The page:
Wahlberg: Obviously, I was extremely aware of it, and there comes a lot of responsibility and pressure with that because I like to go home and show my face at home with open arms. But I think they were relieved that they knew it was one of their own that would be responsible for it so they could hold me accountable. And I just wanted to make sure that everyone else was being held to the highest standard. And I know my brother, Pete, was the perfect guy to make this movie because of how much he cares. As soon as we were able to communicate what our intentions were, everybody felt a huge sigh of relief. But, yeah, it comes with a lot of pressure.

 

J.K. Simmons the time him and Sgt. Jeff Pugliese spent together:

Simmons: When I first met him, we walked me through what Jeff had done. And showed me a picture of him, and said I was the only guy good-looking enough in Hollywood to play him. I wondered if Jeff was on board with this and is he available. Would I be able to spend some time with him? And conveniently Jeff injured his shoulder so he was on disability from the job for a while so he was available all the time. It was obviously valuable to meet him and spend time with his family. I was dragging his butt back to the firing range time after time to work on that stuff, and going on a tour with him. He was on set almost all the time that I was shooting so we could get it right. Did you holster your weapon when you jumped the fence? Just little details like that. How exactly do you smoke those stupid cigarettes?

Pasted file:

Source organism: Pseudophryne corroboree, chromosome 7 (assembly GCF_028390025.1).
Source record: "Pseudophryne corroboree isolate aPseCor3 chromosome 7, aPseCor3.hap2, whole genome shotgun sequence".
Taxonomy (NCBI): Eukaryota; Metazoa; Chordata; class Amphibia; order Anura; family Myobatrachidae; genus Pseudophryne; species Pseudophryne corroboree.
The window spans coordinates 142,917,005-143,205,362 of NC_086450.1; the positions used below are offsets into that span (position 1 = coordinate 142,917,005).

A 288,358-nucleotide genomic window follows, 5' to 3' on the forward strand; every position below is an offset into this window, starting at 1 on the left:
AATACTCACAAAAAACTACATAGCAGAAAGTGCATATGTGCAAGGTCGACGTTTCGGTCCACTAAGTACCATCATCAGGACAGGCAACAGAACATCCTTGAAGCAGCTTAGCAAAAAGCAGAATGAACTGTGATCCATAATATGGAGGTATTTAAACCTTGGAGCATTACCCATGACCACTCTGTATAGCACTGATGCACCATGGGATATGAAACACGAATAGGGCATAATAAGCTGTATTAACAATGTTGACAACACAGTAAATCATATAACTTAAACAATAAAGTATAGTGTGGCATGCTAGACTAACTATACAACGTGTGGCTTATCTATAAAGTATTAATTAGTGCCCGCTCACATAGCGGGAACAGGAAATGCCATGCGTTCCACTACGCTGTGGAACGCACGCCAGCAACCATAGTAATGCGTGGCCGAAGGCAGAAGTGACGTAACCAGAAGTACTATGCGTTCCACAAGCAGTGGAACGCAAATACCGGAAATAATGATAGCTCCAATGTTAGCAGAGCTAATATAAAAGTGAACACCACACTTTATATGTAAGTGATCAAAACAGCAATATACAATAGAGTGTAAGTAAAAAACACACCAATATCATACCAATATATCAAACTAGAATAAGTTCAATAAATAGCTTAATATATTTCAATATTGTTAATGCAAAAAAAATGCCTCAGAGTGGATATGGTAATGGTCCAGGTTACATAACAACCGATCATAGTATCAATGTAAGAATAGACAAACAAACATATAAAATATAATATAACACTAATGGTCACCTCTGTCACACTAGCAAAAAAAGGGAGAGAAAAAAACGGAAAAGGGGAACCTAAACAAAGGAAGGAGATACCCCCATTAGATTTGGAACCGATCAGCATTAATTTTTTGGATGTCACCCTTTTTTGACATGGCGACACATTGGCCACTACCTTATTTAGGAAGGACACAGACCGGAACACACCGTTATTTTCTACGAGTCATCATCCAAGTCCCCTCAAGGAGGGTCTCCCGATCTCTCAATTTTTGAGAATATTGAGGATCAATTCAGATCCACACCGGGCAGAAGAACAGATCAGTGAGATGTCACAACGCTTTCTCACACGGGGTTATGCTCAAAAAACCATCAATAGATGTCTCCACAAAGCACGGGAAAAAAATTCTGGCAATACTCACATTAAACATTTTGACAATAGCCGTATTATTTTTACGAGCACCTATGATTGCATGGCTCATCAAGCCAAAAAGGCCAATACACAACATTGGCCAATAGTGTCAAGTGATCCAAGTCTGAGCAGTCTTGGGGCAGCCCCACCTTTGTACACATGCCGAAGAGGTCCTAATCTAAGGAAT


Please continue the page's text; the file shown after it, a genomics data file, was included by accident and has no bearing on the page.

Michael Beach on what it was like playing Massachusetts Governor Deval Patrick:

Beach: When I met him, I had already been shooting for half my time on set. So, I wasn’t sure if I would ever get to meet him. I went to office and I thought I would have maybe about half an hour, but we ended up talking for three hours. And he was completely candid about everything. He was able to tell me all about the massive decision to shut the city down, and how that was one the biggest decisions of his life because of what it could lead to.

Jimmy O. Yang on playing Dun Meng and the car jacking:

Yang: It was definitely a challenge. I can definitely relate to Dun. Even though I don’t have his accent. But I came to this country as an immigrant when I was 13. But he came when he was 22. Which is a huge gap. I am much more Americanized. When he got car jacked he was only 2 weeks into America. America is already a scary place and then this guy shows up. Working with Pete was helpful. Danny made himself very available. I can read the stories online, but to hear from him how it felt and what he was thinking at the time. We all stayed in character while on set, so the mood on set was more serious.

Themo Melikidze on playing a terrorist as his first major film role:

Melikidze: When I looked at the project, it was a chance to work with my heroes. I didn’t really look at the part individually. I looked at the entire picture and the message of the film. And if I can contribute to a film that honors the people of Boston and pays tribute to them, regardless of the part, I think that’s a great way for a first project to be done. From the callback Alex was like my brother. We still hang out. I am actually staying at his house now. He couldn’t be here unfortunately. Mark would joke with us and tell us not to hang out so much. We just had that bond. Pete gave us the confidence to endure.

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Peter Berg on the advantages and disadvantages of making this film just three years after the bombings: